Effectiveness of “immovable property commission” to be examined by the ECHR

The effectiveness of the “immovable property commission” set up in the Turkish occupied areas of Cyprus, will be examined by the European Court of Human Rights, lawyer Achilleas Demetriades told CNA, on the occasion of the payment by the commission of 2.5 million euros to a Greek Cypriot as compensation for his property, which is under Turkish occupation.

Although there has been an agreement about the case since September 2014, the amount was paid to the Greek Cypriot only yesterday, according to a story published by “The Cyprus Weekly”.

According to the newspaper, Turkish Cypriot lawyer Murat Hakki, who represents the Greek Cypriot, proceeded last year to the issuing of confiscation decrees of vehicles of the “authorities” in the occupied areas to cover the amount of the compensation, but the process was stopped by the so-called “supreme court” in November.

As a result, the Turkish Cypriot lawyer filed an application in April 2016 before the ECHR against the commission`s effectiveness.

Achilleas Demetriades told CNA that the commission apparently proceeded with the payment of the compensation to avoid appearing ineffective after a delay of almost two years.

Following this development, the Turkish Cypriot lawyer withdrew the case at the ECHR.

Demetriades stressed that the commission in the Turkish occupied areas does not constitute an effective domestic remedy because not only are there delays, but the compensation is low and when an amount is agreed the commission takes a lot of time to actually compensate.

He added that, based on his information, this year the commission paid compensation for only two cases, (for the aforementioned case and for one more which resorted to the ECHR on grounds of non payment).

Demetriades said that he has before him a case at the ECHR which will examine the issue, pointing out that this kind of behaviour should be taken into consideration.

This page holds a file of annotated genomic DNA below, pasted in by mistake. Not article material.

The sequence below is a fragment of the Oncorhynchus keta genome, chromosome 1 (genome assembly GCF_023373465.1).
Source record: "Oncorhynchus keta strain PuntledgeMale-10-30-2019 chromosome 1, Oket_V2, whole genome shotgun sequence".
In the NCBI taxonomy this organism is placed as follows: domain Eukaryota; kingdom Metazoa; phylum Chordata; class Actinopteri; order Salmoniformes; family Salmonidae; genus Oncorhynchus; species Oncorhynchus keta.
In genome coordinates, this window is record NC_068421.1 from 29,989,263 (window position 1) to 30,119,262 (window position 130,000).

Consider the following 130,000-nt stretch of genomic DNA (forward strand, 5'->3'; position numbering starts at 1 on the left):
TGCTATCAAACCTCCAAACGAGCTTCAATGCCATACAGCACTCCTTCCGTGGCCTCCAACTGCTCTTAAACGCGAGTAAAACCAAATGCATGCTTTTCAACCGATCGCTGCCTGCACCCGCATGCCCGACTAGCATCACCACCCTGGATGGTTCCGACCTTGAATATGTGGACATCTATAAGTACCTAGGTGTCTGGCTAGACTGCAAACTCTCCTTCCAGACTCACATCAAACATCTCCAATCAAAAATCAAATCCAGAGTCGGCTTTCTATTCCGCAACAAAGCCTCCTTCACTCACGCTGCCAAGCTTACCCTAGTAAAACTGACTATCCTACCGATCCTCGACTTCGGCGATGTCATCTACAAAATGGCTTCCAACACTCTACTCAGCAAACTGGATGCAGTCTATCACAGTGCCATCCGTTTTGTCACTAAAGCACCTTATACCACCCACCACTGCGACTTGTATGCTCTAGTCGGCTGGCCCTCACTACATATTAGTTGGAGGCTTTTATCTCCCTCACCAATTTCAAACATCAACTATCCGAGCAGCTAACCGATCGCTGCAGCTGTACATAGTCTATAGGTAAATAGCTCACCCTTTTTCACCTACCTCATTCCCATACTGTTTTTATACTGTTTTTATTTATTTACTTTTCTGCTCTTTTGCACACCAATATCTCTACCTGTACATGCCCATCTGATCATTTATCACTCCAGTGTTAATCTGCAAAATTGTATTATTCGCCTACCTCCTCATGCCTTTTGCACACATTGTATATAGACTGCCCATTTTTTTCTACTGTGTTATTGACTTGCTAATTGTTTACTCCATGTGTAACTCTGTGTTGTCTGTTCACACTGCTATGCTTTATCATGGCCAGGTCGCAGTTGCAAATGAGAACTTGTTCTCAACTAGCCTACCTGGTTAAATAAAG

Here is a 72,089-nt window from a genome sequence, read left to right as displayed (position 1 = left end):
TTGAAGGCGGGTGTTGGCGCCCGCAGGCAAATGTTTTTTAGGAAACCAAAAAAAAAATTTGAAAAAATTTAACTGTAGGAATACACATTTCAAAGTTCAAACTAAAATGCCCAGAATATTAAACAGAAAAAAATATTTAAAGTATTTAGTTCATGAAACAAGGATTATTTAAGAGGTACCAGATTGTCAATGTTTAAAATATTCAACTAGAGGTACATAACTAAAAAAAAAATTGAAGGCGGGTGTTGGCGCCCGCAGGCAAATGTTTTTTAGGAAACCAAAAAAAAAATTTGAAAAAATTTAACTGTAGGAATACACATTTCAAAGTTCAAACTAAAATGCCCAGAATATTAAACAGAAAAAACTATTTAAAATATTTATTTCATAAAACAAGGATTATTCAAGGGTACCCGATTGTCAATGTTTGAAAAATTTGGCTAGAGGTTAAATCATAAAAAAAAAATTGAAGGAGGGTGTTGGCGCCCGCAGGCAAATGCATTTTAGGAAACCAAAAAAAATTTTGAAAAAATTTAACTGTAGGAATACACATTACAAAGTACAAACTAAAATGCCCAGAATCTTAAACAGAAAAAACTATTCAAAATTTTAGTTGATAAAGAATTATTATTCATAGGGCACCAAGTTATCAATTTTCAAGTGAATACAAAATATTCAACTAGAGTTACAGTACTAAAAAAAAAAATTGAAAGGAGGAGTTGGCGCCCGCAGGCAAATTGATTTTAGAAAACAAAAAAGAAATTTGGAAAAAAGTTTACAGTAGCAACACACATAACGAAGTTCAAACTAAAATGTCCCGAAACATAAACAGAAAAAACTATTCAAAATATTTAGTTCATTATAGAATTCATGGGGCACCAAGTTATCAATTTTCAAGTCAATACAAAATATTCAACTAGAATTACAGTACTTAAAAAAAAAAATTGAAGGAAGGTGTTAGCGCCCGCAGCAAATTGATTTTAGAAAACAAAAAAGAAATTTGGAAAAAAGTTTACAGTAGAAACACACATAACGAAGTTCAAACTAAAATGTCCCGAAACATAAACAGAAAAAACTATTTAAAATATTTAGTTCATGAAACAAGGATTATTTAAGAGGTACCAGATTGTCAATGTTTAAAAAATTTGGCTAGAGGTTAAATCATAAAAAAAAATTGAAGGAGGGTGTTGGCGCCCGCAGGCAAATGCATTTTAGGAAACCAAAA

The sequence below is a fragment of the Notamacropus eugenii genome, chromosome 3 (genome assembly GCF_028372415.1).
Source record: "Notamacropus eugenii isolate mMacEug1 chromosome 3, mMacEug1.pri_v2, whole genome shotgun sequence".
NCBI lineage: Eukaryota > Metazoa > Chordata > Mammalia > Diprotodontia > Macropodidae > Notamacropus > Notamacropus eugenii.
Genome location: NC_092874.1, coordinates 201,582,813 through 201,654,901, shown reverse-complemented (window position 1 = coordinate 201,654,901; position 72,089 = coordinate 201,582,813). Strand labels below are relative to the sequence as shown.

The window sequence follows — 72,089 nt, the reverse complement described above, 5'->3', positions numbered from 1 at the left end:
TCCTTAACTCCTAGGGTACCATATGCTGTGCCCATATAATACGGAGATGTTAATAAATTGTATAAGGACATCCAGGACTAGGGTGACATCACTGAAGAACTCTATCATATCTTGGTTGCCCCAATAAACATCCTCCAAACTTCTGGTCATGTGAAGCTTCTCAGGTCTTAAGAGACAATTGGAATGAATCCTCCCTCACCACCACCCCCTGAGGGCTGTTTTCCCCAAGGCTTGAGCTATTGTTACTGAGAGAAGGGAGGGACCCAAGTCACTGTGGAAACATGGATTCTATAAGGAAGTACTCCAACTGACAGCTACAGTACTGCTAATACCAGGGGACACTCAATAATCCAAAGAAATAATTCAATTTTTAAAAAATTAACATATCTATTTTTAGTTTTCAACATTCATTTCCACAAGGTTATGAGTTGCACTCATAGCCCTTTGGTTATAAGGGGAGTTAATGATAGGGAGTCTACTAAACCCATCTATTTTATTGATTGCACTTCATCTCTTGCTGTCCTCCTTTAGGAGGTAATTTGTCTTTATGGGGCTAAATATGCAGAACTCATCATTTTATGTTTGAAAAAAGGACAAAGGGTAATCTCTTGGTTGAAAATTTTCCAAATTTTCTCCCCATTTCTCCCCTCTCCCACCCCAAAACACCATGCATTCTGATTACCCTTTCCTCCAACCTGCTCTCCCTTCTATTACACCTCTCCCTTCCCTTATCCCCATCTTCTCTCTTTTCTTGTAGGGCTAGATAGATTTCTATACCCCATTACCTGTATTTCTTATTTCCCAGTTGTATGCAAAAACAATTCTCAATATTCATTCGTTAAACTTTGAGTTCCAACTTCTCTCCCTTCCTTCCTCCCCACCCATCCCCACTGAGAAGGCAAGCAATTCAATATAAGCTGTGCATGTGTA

He said that the case, involving a Greek Cypriot refugee woman, is about the delays and other processes, which affect the efficiency of the commission.

“I hope that there will be a decision this year”, he said, adding that the decision will be decisive for the future of the commission.

The most important thing is to have an effective remedy, Demetriades pointed out.

Meanwhile, the Turkish Cypriot lawyer of the Greek Cypriot said that he has before him more cases for which compensation is pending, adding that there are dozens of cases which have not been paid the agreed amount.

Asked why there is such a delay, he said that there is a different approach between the Turkish government and the so called `authorities` in the Turkish occupied areas of Cyprus as to who should pay damages and that, as a result, Turkey ceased to contribute financially.

The Republic of Cyprus, an EU full member state since 2004, has been divided since 1974 when Turkish troops invaded and since then occupy 37% of the island`s territory.

Shortly after the Turkish invasion, some 170,000 Greek Cypriots were involuntarily displaced from their habitual homes and properties. Most were expelled by the occupation forces, while others fled to the safety of the government controlled areas, having witnessed the brutality of the occupation forces.

The European Court of Human Rights has ruled that the immovable properties commission, which was set up in the Turkish occupied areas of Cyprus, constitutes an effective domestic remedy as far as addressing property claims by Greek Cypriots.

According to the decision of the Court’s Grand Chamber, issued in 2010, Greek Cypriots must first exhaust domestic remedies before resorting to the ECHR in cases regarding violation of their rights by Turkey.

Source: CNA


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